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Music Review

Book Cover

Cinema Symphony


Composer: Andrew Pearce
Moviescore Media
RRP: £13.99
Available 09 December 2008

Andrew Pearce's Cinema Symphony is created out of passion for cinematic music, this large orchestral work pays tribute to the great film scores of Hollywood and while it certainly sounds like an epic soundtrack in the tradition of Jerry Goldsmith and John Williams, it is beautifully constructed as a symphony in four movements...

Andrew Pearce is a British composer who has been involved in some of Moviescore Media's previous albums as an orchestrator on Guy Farley's scores. Cinema Symphony is performed by the Royal Scottish National Orchestra under the baton of Grammy Award-winning conductor José Serebrier.

Drawing on inspiration from some of the most well known film composers of all time, this work is not only a loving homage to classic film scores, but it also works well as a standalone classical music album.

The first track, 'Pastorale - Fanfare - Scherzo', has elements of John Williams - including the closing music from E.T. - The Extra Terrestrial and segments from The Empire Strikes Back, Raiders of the Lost Ark and Jurassic Park. There are also hints of Alan Silvestri's score for Back to the Future.

'Lento Misterioso - Dreams' opens with a nod to the 'End Titles' from Jaws mixed with a little of Bernard Herrmann's score for Marnie and Vertigo.

Track three, '(Quasi film score) Allegro - Cantabile - Presto', seems to be mainly inspired by Jerry Goldsmith's work. There are elements of Total Recall as well as Ilia's Theme from Star Trek: The Motion Picture.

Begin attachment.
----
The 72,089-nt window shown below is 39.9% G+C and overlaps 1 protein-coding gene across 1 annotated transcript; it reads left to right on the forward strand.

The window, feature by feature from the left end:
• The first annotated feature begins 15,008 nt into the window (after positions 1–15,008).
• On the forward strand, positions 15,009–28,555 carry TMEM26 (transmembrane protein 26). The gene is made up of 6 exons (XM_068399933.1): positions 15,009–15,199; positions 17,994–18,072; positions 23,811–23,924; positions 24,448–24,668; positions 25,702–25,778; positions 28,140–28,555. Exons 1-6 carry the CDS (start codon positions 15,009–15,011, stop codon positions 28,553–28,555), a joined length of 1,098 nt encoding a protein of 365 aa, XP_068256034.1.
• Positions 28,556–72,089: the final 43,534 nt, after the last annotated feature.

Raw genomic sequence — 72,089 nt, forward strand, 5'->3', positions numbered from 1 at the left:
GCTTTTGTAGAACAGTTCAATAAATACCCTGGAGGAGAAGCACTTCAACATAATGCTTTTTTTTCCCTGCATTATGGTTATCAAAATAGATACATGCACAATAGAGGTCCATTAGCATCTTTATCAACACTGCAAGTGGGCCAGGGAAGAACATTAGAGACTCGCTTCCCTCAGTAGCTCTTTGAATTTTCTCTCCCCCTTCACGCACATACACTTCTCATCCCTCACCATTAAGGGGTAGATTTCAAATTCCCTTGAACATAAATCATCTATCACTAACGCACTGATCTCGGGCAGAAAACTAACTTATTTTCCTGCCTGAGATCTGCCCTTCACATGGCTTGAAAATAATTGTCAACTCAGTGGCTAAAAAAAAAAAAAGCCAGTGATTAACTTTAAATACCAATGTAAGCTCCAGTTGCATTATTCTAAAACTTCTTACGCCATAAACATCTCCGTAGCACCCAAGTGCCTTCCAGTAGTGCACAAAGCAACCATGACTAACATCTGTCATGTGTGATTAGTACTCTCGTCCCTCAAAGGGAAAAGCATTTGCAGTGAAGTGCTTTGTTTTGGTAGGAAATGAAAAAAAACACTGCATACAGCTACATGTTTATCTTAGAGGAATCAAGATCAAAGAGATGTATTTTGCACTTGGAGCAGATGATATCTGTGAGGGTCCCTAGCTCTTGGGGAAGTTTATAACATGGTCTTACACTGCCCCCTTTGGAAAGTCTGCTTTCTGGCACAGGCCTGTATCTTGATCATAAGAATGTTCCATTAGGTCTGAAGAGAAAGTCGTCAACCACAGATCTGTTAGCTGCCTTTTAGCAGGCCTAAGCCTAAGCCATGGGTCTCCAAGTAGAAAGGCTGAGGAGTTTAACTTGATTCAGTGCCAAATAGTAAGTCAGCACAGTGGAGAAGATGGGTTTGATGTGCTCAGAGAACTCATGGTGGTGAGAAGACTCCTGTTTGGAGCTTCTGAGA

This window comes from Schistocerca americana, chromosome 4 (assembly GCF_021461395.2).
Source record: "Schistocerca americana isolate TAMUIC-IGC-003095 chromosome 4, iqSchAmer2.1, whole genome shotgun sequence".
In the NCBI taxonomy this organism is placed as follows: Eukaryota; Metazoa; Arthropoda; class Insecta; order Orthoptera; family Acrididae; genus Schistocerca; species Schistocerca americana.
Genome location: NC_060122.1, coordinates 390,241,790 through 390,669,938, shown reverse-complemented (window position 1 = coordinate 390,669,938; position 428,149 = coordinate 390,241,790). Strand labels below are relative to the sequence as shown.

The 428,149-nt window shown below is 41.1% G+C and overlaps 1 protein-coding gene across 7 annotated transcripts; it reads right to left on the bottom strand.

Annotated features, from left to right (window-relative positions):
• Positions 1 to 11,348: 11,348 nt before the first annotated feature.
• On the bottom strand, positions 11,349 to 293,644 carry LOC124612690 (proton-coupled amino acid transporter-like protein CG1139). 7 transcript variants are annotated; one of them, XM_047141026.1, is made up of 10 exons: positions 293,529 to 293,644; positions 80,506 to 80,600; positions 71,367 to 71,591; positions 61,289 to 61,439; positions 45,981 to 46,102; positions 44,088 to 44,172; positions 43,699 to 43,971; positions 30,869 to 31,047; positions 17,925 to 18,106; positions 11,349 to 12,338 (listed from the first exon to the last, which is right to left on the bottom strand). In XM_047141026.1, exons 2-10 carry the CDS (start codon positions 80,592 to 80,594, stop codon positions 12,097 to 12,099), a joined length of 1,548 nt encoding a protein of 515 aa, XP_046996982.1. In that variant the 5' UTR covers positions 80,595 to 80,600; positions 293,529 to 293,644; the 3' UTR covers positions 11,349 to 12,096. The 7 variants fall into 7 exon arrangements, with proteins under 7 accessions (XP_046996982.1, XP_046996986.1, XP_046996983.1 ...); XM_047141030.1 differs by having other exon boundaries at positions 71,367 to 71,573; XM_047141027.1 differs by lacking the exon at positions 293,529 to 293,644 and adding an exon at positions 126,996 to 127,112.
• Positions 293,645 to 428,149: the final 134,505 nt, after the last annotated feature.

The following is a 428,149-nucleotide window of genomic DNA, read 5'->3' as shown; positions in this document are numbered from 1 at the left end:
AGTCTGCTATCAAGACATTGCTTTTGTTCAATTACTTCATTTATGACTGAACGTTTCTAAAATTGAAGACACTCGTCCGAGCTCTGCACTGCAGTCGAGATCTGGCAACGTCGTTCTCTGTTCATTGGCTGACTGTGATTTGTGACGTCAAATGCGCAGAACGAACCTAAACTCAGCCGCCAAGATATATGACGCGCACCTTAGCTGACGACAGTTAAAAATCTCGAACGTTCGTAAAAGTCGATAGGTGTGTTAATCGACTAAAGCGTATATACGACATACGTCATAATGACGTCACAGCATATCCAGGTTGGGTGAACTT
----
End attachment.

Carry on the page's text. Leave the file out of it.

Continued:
'Allegro Con Fuoco - Lento Sostenuto' again has elements of John Williams's score for E.T. The Extra Terrestrial as well as Saving Private Ryan and the same Jaws inspired theme used in 'Lento Misterioso - Dreams' is also interwoven.

'Elegy for Violin and Orchestra' includes music not dissimilar to that in John Williams's Shindler's List. The second half has a hint of Miklós Rózsa score for Alfred Hitchcock's Spellbound and David Shire's music for Return to Oz.

And finally we have 'Celtic Warrior - Prelude for Orchestra' which harks back to the heyday of Hollywood - to a time of epic movies with giant sets and thousands of extras.

The main inspiration, it would seem, for this album is the music of John Williams - someone whose work I've grown up admiring. A lot of critics say that his music is always very similar, but I totally disagree. Michael Nyman repeats his themes; James Horner reuses the same music over and over again; and even John Barry just plays a bar, repeats it, plays another bar and repeats that - but Williams's music, I've always found to be varied and never dull (apart from his rather flat score for Indiana Jones and the Kingdom of the Crystal Skull). That's why I'm assuming his work is the main inspiration for this collection of beautiful and original themes.

This is a beautiful album that will stir something in even the coldest of hearts.


Darren Rea